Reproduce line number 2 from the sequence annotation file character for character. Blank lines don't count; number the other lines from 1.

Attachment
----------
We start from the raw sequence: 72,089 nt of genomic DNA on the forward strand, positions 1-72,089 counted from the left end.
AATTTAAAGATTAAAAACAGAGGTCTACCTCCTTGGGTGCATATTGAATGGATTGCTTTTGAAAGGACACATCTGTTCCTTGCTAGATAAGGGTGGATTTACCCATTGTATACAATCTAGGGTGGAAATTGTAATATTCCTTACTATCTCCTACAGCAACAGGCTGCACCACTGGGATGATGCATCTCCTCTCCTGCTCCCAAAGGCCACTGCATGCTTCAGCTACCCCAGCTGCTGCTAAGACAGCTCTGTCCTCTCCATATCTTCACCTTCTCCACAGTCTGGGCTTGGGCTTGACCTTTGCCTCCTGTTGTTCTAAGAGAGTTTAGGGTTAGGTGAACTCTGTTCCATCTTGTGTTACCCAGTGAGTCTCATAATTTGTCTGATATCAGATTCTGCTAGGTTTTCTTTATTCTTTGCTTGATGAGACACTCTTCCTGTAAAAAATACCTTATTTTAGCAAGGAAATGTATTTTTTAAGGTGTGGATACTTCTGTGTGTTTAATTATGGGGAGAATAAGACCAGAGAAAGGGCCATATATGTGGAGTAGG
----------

AATTTAAAGATTAAAAACAGAGGTCTACCTCCTTGGGTGCATATTGAATGGATTGCTTTTGAAAGGACACATCTGTTCCTTGCTAGATAAGGGTGGATTTACCCATTGTATACAATCTAGGGTGGAAATTGTAATATTCCTTACTATCTCCTACAGCAACAGGCTGCACCACTGGGATGATGCATCTCCTCTCCTGCTCCCAAAGGCCACTGCATGCTTCAGCTACCCCAGCTGCTGCTAAGACAGCTCTGTCCTCTCCATATCTTCACCTTCTCCACAGTCTGGGCTTGGGCTTGACCTTTGCCTCCTGTTGTTCTAAGAGAGTTTAGGGTTAGGTGAACTCTGTTCCATCTTGTGTTACCCAGTGAGTCTCATAATTTGTCTGATATCAGATTCTGCTAGGTTTTCTTTATTCTTTGCTTGATGAGACACTCTTCCTGTAAAAAATACCTTATTTTAGCAAGGAAATGTATTTTTTAAGGTGTGGATACTTCTGTGTGTTTAATTATGGGGAGAATAAGACCAGAGAAAGGGCCATATATGTGGAGTAGG